rummy wealth hack
July 3. Warm. Breeze just enough to sift through the woods and waft fragrance from their thousand fountains. The pine and fir cones are growing well, resin and balsam dripping from every tree, and seeds are ripening fast, promising a fine harvest. The squirrels will have bread. They eat all kinds of nuts long before they are ripe, and yet never seem to suffer in stomach.
June 23. Oh, these vast, calm, measureless mountain days, inciting at once to work and rest! Days in whose light everything seems equally divine, opening a thousand windows to show us God. Nevermore, however weary, should one faint by the way who gains the blessings of one mountain day; whatever his fate, long life, short life, stormy or calm, he is rich forever.September 19. Camped this evening at Smith’s Mill, on the first broad mountain bench or plateau reached in ascending the range, where pines grow large enough for good lumber. Here wheat, apples, peaches, and grapes grow, and we were treated to wine and apples. The wine I didn’t like, but Mr. Delaney and the Indian driver and the shepherd seemed to think the stuff divine. Compared to sparkling Sierra water fresh from the heavens, it seemed a dull, muddy, stupid drink. But the apples, best of fruits, how delicious they were—fit for gods or men.
Contemplating the lace-like fabric of streams outspread over the mountains, we are reminded that everything is flowing—going somewhere, animals and so-called lifeless rocks as well as water. Thus the snow flows fast or slow in grand beauty-making glaciers and avalanches; the air in majestic floods carrying minerals, plant leaves, seeds, spores, with streams of music and fragrance; water streams carrying rocks both in solution and in the form of mud particles, sand, pebbles, and boulders. Rocks flow from volcanoes like water from springs, and animals flock together and flow in currents modified by stepping, leaping, gliding, flying, swimming, etc. While the stars go streaming through space pulsed on and on forever like blood globules in Nature’s warm heart.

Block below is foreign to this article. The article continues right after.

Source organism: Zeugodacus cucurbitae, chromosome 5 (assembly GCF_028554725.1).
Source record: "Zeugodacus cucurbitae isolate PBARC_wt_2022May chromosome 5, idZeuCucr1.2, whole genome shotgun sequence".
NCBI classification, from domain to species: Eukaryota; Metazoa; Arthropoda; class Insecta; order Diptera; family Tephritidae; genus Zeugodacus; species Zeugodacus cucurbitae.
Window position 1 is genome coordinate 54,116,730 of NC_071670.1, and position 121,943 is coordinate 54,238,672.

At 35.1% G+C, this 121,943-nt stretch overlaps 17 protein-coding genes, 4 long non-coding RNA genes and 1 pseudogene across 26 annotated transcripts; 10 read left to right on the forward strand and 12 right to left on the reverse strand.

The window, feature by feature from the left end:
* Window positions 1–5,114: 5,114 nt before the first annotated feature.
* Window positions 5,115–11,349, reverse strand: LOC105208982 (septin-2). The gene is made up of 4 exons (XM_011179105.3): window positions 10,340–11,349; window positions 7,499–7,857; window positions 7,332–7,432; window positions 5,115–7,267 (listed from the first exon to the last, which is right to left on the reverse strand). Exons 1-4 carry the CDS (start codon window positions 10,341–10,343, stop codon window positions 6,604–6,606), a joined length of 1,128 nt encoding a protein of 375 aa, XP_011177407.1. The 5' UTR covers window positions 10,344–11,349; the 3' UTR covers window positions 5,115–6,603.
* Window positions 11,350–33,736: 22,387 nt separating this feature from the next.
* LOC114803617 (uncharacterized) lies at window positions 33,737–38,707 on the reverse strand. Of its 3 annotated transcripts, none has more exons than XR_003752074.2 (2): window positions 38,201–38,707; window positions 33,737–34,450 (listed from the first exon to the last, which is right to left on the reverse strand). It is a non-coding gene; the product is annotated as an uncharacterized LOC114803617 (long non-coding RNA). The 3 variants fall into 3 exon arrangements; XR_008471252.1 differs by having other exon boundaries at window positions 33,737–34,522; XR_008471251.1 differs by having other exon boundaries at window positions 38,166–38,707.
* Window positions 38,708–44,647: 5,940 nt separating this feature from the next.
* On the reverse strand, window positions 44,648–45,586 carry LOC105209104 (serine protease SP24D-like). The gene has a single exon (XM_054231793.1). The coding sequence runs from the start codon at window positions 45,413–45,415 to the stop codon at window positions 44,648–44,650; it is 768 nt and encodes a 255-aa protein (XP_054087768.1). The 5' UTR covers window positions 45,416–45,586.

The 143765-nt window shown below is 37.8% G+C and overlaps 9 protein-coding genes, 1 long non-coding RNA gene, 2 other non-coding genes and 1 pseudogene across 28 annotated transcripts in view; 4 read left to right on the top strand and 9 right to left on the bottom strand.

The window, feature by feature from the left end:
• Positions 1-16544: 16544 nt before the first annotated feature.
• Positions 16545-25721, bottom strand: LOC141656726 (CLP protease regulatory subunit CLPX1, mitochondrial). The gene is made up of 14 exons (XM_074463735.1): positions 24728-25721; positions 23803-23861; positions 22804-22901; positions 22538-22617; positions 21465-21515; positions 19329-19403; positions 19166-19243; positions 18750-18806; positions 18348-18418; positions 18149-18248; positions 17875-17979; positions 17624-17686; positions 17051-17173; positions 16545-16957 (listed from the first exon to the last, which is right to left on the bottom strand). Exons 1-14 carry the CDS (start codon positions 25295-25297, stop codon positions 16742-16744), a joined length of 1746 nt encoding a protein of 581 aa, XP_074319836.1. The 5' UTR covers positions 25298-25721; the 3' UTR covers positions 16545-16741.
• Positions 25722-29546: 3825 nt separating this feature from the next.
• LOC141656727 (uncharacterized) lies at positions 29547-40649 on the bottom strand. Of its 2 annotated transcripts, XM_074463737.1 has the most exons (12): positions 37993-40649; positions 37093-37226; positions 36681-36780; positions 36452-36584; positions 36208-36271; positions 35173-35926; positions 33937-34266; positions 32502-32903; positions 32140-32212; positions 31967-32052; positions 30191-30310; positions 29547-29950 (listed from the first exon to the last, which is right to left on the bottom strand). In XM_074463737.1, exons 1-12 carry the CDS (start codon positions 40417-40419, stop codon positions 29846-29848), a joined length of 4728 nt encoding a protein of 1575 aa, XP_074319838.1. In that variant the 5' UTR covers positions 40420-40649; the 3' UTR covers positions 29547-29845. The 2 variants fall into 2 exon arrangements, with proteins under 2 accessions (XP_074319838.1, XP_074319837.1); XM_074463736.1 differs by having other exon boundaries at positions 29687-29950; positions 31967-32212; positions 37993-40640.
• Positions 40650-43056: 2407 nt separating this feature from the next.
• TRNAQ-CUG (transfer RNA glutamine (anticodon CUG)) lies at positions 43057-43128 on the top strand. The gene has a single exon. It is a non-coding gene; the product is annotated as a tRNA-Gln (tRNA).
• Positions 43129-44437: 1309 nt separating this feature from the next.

In the great cañons Bruin reigns supreme. Happy fellow, whom no famine can reach while one of his thousand kinds of food is spared him. His bread is sure at all seasons, ranged on the mountain shelves like stores in a pantry. From one to the other, up or down he climbs, tasting and enjoying each in turn in different climates, as if he had journeyed thousands of miles to other countries north or south to enjoy their varied productions. I should like to know my hairy brothers better—though after this particular Yosemite bear, my very neighbor, had sauntered out of sight this morning, I reluctantly went back to camp for the Don’s rifle to shoot him, if necessary, in defense of the flock. Fortunately I couldn’t find him, and after tracking him a mile or two towards Mount Hoffman I bade him Godspeed and gladly returned to my work on the Yosemite Dome.
June 27. The beaked hazel (Corylus rostrata, var. Californica) is common on cool slopes up toward the summit of the Pilot Peak Ridge. There is something peculiarly attractive in the hazel, like the oaks and heaths of the cool countries of our forefathers, and through them our love for these plants has, I suppose, been transmitted. This species is four or five feet high, leaves soft and hairy, grateful to the touch, and the delicious nuts are eagerly gathered by Indians and squirrels. The sky as usual adorned with white noon clouds.
All day I have been gazing in growing admiration at the noble groups of the magnificent silver fir which more and more is taking the ground to itself. The woods above Crane Flat still continue comparatively open, letting in the sunshine on the brown needle-strewn ground. Not only are the individual trees admirable in symmetry and superb in foliage and port, but half a dozen or more often form temple groves in which the trees are so nicely graded in size and position as to seem one. Here, indeed, is the tree-lover’s paradise. The dullest eye in the world must surely be quickened by such trees as these.